"While we shouldn't dwell on the past, it's still important to know our history and appreciate the sacrifices made by those before us. ... This piece of history should not only be important to the black community. It should resonate with every community as these men fought for a country who would not fight for their basic human rights, and that should be recognized by everyone, no matter their race," said Lindsay Ruck.
 

'This piece of history should not only be important to the black community.
It should resonate with every community as these men fought for a country who would not fight for their basic human rights, and that should be recognized by everyone, no matter their race.'


- Lindsay Ruck, granddaughter of Sen. Calvin Ruck, author of Canada's Black Battalion: No. 2 Construction Battalion


 

No. 2 Construction Battalion is not a household name in Nova Scotia, but since Calvin Ruck wrote his book in the '80s, there have been other efforts to tell the battalion's story and honour the veterans:
  • a memorial to the black battalion was installed at Pictou's Market Wharf in 1993. Pictou was the battalion's first base.
  • the Army Museum Halifax Citadel has a permanent display on the black battalion 
  • a stamp honouring the battalion was released in February
  • the new edition of Calvin Ruck's book arrived in bookstores on the Canada Day weekend
  • the Royal Nova Scotia International Tattoo pays homage to No. 2 Construction Battalion in this year's production
 
Two of the Tattoo performers, Gerry Clarke and John Redmon, donned the uniform of No. 2 servicemen for their roles, uniforms that are identical to the ones their ancestors wore.
 
Redmon's great-uncle, James Parris, was one of the soldiers who laboured with the black battalion.
 
"He passed away prior to my birth but I'd seen photos of him in his uniform and always wondered about him. ... Very little is known of his service.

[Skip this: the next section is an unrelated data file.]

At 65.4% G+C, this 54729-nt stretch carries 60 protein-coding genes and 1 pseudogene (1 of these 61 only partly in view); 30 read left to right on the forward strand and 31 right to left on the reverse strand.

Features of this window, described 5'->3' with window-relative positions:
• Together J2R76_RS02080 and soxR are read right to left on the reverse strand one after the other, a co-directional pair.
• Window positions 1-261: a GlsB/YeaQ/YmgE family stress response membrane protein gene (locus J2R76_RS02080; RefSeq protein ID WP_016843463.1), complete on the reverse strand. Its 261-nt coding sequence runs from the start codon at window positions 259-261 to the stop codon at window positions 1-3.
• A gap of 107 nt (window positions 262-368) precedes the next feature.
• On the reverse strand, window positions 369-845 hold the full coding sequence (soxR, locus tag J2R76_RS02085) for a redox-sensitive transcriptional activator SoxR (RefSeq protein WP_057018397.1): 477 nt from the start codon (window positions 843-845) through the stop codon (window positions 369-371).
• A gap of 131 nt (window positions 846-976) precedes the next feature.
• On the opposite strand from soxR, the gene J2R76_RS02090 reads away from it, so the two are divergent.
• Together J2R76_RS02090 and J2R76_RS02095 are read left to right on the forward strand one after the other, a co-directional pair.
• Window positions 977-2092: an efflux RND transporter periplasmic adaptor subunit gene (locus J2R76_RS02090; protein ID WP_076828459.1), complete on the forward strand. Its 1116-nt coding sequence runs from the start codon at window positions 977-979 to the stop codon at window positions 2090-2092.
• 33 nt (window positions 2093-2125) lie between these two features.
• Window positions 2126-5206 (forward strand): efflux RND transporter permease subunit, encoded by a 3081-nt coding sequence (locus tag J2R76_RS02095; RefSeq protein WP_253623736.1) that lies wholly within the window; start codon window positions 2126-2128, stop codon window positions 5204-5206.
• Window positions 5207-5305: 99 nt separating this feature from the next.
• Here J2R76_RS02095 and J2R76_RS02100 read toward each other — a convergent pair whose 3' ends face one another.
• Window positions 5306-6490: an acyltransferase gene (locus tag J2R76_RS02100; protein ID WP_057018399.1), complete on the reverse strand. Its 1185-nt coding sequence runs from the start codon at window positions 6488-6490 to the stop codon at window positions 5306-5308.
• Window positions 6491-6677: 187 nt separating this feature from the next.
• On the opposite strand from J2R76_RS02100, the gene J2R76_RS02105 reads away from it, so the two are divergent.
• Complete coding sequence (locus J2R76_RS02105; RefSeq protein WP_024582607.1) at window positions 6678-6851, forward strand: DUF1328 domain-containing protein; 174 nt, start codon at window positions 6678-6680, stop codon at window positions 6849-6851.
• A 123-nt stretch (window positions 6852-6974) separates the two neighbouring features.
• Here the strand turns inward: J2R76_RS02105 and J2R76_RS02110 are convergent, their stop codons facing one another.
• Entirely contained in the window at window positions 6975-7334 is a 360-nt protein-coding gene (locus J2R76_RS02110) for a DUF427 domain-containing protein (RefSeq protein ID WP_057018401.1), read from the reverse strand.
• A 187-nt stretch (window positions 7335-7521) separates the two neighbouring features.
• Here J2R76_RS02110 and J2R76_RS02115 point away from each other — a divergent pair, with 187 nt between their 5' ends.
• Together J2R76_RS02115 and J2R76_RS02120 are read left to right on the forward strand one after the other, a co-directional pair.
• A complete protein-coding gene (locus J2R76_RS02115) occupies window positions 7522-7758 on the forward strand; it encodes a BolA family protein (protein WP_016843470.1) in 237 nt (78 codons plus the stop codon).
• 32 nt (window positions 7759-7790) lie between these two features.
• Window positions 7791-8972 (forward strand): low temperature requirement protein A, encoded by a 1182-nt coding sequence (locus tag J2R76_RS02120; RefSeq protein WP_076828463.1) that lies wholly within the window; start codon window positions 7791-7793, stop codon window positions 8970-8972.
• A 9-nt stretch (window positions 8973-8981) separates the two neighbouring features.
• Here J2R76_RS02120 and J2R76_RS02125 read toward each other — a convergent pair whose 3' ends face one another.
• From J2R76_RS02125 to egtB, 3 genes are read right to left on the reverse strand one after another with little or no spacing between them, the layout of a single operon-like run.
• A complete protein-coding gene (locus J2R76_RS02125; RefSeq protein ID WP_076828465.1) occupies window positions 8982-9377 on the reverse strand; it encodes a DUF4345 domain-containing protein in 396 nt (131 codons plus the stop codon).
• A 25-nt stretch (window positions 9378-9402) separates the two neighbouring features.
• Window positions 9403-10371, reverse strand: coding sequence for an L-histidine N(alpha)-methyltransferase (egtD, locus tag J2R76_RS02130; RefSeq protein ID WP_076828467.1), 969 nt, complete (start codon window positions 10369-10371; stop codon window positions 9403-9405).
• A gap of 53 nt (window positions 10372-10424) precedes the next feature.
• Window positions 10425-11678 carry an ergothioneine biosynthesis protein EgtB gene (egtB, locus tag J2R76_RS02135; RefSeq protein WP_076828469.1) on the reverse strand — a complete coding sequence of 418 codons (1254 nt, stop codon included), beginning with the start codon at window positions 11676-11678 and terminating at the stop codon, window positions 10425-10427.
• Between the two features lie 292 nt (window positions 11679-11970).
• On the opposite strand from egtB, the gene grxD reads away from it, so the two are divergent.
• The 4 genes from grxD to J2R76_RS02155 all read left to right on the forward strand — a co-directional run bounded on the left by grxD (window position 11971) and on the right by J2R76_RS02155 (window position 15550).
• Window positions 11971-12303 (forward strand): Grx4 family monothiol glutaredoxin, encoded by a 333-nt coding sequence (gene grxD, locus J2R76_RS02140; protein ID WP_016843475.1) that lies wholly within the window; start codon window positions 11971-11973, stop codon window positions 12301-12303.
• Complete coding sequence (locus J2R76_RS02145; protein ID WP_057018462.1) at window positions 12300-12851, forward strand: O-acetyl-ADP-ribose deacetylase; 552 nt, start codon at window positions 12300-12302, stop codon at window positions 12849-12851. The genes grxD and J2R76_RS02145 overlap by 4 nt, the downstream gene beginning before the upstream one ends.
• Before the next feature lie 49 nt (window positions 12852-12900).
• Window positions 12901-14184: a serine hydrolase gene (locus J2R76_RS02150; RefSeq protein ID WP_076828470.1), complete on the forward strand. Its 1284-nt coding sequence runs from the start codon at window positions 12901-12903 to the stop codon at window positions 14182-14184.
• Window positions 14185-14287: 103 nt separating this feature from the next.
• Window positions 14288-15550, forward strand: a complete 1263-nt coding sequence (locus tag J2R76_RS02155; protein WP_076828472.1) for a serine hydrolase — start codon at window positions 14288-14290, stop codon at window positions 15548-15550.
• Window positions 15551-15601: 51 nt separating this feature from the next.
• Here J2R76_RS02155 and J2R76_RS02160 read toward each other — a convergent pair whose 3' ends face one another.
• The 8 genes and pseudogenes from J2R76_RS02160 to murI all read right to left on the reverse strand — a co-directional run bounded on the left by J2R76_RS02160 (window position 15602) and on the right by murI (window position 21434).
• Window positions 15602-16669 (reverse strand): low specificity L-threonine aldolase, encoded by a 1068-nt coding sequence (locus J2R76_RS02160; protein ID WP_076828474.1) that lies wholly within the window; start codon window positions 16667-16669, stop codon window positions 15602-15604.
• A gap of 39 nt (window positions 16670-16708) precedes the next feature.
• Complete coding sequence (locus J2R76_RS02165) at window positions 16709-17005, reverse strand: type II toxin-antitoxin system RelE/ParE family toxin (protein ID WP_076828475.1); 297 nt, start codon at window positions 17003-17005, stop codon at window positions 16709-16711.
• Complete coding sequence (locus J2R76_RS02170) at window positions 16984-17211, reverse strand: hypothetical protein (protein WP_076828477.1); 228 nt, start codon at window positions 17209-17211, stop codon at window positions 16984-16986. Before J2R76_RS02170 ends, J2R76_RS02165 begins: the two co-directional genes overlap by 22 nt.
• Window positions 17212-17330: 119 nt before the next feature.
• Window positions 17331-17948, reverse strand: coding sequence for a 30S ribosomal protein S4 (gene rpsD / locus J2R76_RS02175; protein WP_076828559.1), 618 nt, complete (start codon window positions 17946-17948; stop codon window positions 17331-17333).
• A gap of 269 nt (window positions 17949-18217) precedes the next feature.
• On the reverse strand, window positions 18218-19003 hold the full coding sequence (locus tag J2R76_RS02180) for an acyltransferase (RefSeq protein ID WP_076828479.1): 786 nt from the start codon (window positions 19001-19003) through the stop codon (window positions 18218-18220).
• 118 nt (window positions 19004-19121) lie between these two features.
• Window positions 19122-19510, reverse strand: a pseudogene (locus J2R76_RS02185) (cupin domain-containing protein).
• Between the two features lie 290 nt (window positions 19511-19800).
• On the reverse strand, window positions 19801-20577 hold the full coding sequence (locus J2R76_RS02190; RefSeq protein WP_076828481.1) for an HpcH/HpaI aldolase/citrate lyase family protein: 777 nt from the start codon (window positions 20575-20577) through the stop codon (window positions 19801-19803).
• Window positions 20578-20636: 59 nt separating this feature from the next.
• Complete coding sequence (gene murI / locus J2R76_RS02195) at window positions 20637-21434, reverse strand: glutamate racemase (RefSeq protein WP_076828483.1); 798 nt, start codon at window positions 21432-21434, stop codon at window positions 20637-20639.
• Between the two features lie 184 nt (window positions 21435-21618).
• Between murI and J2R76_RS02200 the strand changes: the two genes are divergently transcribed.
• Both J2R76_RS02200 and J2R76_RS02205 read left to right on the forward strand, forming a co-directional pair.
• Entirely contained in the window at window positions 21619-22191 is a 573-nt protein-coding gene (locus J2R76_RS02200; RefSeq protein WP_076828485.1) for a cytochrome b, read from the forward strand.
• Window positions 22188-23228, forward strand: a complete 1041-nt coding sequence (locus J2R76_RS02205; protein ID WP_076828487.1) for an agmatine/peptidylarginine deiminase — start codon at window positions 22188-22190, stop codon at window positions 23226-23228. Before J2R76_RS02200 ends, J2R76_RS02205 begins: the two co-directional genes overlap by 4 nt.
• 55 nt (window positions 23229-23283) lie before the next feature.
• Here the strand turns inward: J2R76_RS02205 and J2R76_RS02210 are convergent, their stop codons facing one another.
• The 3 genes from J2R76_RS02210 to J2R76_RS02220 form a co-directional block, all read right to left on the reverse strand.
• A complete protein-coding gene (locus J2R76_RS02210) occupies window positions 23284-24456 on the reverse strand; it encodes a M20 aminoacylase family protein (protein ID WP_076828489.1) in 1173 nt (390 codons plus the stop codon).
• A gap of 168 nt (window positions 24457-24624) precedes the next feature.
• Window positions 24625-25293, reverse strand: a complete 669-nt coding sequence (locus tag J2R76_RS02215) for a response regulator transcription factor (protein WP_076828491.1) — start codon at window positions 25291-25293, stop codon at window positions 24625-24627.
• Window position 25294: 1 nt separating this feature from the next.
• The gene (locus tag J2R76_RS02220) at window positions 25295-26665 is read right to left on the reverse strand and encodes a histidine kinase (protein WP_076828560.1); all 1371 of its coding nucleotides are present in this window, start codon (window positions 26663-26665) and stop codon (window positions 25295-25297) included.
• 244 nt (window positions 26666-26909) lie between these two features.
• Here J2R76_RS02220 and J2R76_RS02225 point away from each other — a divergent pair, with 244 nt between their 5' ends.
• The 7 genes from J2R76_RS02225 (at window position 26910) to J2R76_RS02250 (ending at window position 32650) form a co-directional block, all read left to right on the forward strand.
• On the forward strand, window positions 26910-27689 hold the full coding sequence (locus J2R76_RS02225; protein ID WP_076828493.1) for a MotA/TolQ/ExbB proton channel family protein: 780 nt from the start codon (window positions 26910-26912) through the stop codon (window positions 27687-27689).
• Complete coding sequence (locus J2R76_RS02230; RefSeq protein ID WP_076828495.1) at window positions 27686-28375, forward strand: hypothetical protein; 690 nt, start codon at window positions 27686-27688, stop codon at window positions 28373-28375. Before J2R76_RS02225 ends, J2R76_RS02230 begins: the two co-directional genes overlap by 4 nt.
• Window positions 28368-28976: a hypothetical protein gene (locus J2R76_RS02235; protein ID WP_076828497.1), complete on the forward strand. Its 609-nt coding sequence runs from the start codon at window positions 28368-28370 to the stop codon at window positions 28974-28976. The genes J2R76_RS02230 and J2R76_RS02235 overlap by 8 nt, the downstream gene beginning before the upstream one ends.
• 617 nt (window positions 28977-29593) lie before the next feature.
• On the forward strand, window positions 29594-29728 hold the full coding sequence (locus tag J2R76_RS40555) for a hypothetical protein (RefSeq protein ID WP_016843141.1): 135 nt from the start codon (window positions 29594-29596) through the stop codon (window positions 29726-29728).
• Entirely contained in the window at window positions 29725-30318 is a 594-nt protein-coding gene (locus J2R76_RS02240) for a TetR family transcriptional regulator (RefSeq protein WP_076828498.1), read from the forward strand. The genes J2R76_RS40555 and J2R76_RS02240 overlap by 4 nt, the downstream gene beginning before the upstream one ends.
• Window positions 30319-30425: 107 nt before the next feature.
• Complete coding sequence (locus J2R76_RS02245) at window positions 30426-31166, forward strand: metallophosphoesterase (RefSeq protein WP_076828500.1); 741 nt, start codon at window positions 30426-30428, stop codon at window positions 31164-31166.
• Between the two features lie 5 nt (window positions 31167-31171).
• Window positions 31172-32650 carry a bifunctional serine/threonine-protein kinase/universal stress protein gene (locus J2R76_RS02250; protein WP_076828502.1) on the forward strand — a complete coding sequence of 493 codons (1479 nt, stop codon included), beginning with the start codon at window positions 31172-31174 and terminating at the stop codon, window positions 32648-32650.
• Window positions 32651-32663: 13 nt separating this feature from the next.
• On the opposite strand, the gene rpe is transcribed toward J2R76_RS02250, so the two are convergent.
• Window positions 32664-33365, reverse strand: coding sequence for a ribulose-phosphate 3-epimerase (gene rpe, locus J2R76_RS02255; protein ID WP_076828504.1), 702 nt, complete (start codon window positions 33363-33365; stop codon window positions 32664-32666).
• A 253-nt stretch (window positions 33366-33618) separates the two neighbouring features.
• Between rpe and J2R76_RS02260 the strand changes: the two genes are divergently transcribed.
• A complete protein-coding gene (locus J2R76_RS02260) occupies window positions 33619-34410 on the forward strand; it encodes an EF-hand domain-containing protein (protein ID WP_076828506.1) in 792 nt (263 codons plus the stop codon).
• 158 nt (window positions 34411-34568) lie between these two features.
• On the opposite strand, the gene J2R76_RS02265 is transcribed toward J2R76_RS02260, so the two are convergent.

"I'm assuming the James Parris on the nominal role was the same James Parris because it indicates he came from Barbados originally, lived in Nova Scotia and settled in Montreal and that is in line with the history of my great-uncle Jim."
 
Redmon, 66, of Ottawa, says he is honoured to have been asked to take part in this year's Tattoo and to co-ordinate the scene. He is a retired major, who served in the Canadian Army for more than 40 years.
 
For his role, Clarke, 73, of Halifax, wore an officer's uniform like his grandfather did a century ago. Rev. William White was the unit's chaplain and held the rank of captain. He was the only one of a few black officers in the British Empire.
 
062916TattooSoldiers1John Redmon and Gerry Clarke are playing the role of No. 2 Construction Battalion soldiers in the Royal Nova Scotia International Tattoo. (RYAN TAPLIN / Local Xpress)
"He (White) was originally from Virginia and he came to Nova Scotia through the efforts of a missionary ... and he became the second black person to graduate from Acadia. He established several black churches in Nova Scotia, the first being in New Glasgow. Shortly after the war started, he felt the call to get into the army and to try to bring black soldiers into the military. ... He wrote letters on behalf of potential soldiers, and eventually was successful," Clarke said.
 
"That was a huge undertaking, a huge success."
 
 
Clarke, a retired math and science teacher, says it is important to remember the work of the battalion and to honour the men's service, which is why he said he agreed to participate in the Tattoo.
 
"I considered it to be an honour, a family honour and a general honour for the community and the military and so, of course, I said yes."
 
Lindsay Ruck attended the Tattoo's Canada Day show and was invited to take the traditional military salute at the end of the show, along with other dignitaries.
 
"It was an incredible experience. I must admit I almost broke into tears several times. I was unbelievably honoured to be there. I kept thinking about how this all began because my grandfather was first curious to find out more and then driven to tell their story and honour them decades later. He would have been so proud," she said.
 
OF NOTE
  • On July 5, exactly 100 years since the black battalion was authorized, there will be a private event at Halifax Citadel National Historic Site. In attendance will be descendants of the battalion's veterans, including those of Lt.-Col. Daniel Sutherland, the unit's commanding officer.
  • On July 9, there will be a parade and commemoration service in Pictou to mark the No. 2 Construction Battalion's centenary. The parade will take place on Caladh Avenue, starting at 10:30 a.m. The service will follow at the deCoste Centre. All welcome.
  • The 2016 Royal Nova Scotia International Tattoo runs to July 7.


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Christine Soucie Madill

About the Author: Christine Soucie Madill

Christine Soucie Madill has been a reporter and editor for 30 years. She has an interest in history, in particular the First World War.